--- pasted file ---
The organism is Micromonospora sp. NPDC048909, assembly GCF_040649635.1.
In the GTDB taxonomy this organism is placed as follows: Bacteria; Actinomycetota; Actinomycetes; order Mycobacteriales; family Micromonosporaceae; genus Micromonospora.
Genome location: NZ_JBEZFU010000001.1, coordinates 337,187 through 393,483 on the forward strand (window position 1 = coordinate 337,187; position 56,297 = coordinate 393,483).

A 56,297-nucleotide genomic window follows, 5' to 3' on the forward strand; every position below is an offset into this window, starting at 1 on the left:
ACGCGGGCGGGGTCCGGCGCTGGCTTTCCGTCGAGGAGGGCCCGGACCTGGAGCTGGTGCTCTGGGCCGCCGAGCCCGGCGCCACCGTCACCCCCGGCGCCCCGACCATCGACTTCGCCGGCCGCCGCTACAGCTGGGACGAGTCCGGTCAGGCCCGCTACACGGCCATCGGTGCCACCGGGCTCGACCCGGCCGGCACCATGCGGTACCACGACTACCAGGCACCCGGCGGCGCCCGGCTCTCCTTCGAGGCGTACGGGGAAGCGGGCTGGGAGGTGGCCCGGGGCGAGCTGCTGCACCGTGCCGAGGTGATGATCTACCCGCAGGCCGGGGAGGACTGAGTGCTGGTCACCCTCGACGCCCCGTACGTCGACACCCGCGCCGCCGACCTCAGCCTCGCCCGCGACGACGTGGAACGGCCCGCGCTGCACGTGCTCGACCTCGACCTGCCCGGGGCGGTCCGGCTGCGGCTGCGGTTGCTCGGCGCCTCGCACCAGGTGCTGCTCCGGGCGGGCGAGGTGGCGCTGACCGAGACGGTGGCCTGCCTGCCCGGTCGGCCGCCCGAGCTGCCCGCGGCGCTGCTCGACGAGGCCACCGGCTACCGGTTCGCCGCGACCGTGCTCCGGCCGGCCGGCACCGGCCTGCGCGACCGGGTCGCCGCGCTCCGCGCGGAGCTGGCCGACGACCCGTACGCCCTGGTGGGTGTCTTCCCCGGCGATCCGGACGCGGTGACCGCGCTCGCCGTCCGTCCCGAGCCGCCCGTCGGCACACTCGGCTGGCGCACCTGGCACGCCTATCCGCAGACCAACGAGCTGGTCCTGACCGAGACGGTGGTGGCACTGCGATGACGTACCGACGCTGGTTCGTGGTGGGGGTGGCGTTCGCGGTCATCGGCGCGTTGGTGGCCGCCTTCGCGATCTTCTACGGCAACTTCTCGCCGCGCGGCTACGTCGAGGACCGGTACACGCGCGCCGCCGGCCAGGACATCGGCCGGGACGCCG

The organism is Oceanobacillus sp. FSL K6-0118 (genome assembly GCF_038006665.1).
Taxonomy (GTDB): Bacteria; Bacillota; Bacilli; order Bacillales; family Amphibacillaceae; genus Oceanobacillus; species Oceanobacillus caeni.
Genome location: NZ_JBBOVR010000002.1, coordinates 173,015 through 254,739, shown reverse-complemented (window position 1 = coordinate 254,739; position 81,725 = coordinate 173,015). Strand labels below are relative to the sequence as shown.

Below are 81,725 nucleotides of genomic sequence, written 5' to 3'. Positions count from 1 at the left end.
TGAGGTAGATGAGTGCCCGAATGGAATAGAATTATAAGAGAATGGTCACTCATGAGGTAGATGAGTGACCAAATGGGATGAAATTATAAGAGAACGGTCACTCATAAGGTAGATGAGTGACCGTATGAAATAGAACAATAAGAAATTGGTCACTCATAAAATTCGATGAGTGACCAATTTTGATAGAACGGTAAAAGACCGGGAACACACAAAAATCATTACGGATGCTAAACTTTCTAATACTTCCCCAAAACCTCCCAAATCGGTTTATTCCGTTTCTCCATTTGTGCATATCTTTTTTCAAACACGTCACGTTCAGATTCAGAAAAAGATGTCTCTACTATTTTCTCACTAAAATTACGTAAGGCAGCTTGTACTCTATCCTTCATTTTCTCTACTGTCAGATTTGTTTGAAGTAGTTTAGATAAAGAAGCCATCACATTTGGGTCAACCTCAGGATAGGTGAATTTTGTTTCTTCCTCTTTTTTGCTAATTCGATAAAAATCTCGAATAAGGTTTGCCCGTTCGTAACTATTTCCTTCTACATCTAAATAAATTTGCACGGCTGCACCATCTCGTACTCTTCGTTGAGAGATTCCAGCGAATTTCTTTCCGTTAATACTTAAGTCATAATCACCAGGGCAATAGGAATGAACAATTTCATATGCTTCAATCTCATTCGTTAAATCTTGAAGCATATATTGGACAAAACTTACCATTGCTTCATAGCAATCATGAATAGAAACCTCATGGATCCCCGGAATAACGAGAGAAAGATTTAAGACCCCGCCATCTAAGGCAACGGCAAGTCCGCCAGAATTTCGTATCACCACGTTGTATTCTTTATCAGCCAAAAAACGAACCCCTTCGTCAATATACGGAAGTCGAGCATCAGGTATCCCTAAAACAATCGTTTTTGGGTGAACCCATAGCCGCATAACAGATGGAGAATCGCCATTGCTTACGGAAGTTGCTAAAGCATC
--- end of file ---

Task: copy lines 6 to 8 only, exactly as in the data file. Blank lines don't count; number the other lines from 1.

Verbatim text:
The organism is Oceanobacillus sp. FSL K6-0118 (genome assembly GCF_038006665.1).
Taxonomy (GTDB): Bacteria; Bacillota; Bacilli; order Bacillales; family Amphibacillaceae; genus Oceanobacillus; species Oceanobacillus caeni.
Genome location: NZ_JBBOVR010000002.1, coordinates 173,015 through 254,739, shown reverse-complemented (window position 1 = coordinate 254,739; position 81,725 = coordinate 173,015). Strand labels below are relative to the sequence as shown.